Read the French translation: La Toux Chronique Non Cardiogénique chez le Chien
Diseases causing chronic non cardiac cough are common in dogs and include chronic bronchitis, eosinophilic bronchopneumopathy, idiopathic pulmonary fibrosis of terriers, recurrent bacterial bronchopneumonia related to chronic and repeated aspiration or to anatomic disorders such as primary ciliary dyskinesia, and others. A selection of these disorders will be discussed.
Chronic bronchitis in dogs is defined when 3 diagnostic criteria can be fulfilled:
Evidence of excessive mucus or of mucus hypersecretion
Exclusion of other chronic cardiopulmonary diseases (e.g., congestive heart failure, chronic infectious bronchopneumonia, pulmonary neoplasia, eosinophilic bronchopneumopathy)
Coexisting diseases (e.g., congestive heart failure and airway collapse) may be present and complicate the diagnosis and treatment. The causes of chronic bronchitis are poorly understood. The major difficulty is that the disease is detectable only in its advanced stages, since it has an insidious onset and lengthy pathogenesis.
Chronic bronchitis is mostly seen in middle age to old smaller breeds of dogs, but can occur in larger breeds.
Clinical Signs and Diagnosis
Diagnostic tests are performed to rule out other causes of chronic cough. CBC is usually normal. Thoracic radiographs show bronchial wall thickening or generalized increased airway-oriented interstitial density or both. Bronchoalveolar lavage (BAL) cytology typically reveals excess mucus with possibly hyperplasia of epithelial cells, and increased numbers of neutrophils, goblet cells and macrophages.
Management and Monitoring
The bronchial alterations are not readily reversible, if at all. Therapy is based on an assessment of the nature and severity of the individual animal's problems, and relies on client education. Basically, management includes:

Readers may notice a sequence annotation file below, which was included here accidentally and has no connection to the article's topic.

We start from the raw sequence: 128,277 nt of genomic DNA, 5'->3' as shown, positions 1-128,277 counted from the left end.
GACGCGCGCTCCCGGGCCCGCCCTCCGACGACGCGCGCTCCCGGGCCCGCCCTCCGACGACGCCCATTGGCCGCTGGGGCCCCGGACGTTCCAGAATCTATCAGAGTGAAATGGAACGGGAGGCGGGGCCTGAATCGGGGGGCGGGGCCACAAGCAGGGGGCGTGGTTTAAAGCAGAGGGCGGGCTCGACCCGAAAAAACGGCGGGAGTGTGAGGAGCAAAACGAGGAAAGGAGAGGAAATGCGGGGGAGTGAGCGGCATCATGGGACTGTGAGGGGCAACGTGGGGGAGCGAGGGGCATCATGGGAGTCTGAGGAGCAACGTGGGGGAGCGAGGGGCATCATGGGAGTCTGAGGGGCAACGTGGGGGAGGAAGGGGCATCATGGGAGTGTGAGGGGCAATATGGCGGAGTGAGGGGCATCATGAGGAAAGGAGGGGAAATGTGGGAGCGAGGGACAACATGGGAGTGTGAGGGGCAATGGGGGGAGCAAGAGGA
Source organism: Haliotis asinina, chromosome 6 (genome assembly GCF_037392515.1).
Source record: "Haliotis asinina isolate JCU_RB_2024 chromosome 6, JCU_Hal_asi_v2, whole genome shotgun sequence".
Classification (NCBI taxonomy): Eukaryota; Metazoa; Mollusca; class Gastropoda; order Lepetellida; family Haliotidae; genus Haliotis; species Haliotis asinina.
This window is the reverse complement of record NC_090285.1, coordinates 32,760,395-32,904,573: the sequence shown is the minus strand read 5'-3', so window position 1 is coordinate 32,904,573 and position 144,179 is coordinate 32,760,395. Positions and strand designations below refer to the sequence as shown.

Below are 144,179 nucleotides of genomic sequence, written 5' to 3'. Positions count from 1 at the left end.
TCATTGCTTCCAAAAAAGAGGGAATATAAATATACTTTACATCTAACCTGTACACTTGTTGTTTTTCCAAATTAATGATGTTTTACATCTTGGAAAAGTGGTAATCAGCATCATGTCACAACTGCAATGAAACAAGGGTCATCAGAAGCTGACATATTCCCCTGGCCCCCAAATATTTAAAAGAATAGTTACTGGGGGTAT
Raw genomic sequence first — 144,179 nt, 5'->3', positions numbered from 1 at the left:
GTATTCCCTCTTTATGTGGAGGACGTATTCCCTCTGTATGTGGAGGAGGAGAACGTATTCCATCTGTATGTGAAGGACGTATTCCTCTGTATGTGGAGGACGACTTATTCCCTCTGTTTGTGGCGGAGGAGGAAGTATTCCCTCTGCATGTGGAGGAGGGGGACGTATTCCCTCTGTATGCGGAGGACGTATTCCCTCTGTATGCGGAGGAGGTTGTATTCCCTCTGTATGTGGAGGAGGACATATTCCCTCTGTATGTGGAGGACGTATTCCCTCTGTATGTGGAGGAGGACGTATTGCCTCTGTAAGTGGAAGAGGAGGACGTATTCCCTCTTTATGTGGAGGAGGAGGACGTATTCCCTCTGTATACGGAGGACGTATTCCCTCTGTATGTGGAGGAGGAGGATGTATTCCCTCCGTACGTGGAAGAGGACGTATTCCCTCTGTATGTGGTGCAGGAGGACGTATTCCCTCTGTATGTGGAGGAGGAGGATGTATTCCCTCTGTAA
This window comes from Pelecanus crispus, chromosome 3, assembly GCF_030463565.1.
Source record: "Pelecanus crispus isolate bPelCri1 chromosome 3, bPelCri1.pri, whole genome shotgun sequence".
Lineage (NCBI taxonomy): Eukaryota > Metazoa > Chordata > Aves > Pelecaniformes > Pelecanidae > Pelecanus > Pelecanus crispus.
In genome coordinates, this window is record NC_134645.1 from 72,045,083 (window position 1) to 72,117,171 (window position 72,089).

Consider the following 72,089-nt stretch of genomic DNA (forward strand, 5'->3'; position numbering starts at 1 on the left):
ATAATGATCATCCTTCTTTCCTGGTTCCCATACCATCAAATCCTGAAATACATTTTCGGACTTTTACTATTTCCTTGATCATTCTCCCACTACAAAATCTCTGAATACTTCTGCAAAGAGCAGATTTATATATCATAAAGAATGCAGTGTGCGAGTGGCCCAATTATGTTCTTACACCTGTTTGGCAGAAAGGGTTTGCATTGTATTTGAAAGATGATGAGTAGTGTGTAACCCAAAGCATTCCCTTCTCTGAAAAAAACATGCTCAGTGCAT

Avoidance of exacerbation factors (environment, exposure to inhaled irritants, harness rather than collar).
Control of body weight: this is very important in overweight dogs since a significant improvement in clinical signs is often seen with weight reduction alone.
Relief of airway inflammation: anti-inflammatory therapy using low dose glucocorticosteroids, which are thought to reduce mucus hypersecretion and mucosal bronchial wall thickening. Bronchodilators (β2 agonists, theophylline) are frequently used although their effectiveness in the treatment of chronic bronchitis has not been widely addressed.
Control of infection and dental hygiene.
Canine eosinophilic bronchopneumopathy (EBP) is a disease characterized by eosinophilic infiltration of lung parenchyma and bronchial mucosa likely resulting from immunological hypersensitivity. However, in many cases, no underlying cause is found. The exact role of inhaled allergens in EBP is still unclear.
EBP is mostly diagnosed in young dogs. A predisposition for Siberian huskies exists but many breeds can be affected.
Usually, the general condition is good, unless the disease is associated with concomitant bacterial bronchopneumonia. Clinical signs include mainly coughing, gagging and retching which are present in 100% of the cases. Dyspnea is a very frequent sign. A less commonly encountered sign is nasal discharge (about 50% of the affected dogs).
Diagnostic elements for the diagnosis of EBP include signalment and history (breed, young age, previous response to corticosteroids), clinical signs, radiographic and bronchoscopic findings, peripheral eosinophilia (in about 60% of the cases), tissue eosinophilic infiltration, and response to adequate treatment in the absence of other pathologies. Bronchoscopy can reveal typical macroscopic features such as presence of abundant yellow-green mucous or mucopurulent material, or severe thickening of the mucosa with irregular or polypoid surface. BAL or brush cytology shows a marked eosinophilic component. In most cases, eosinophilic infiltration of the bronchial mucosa can also be observed in biopsies.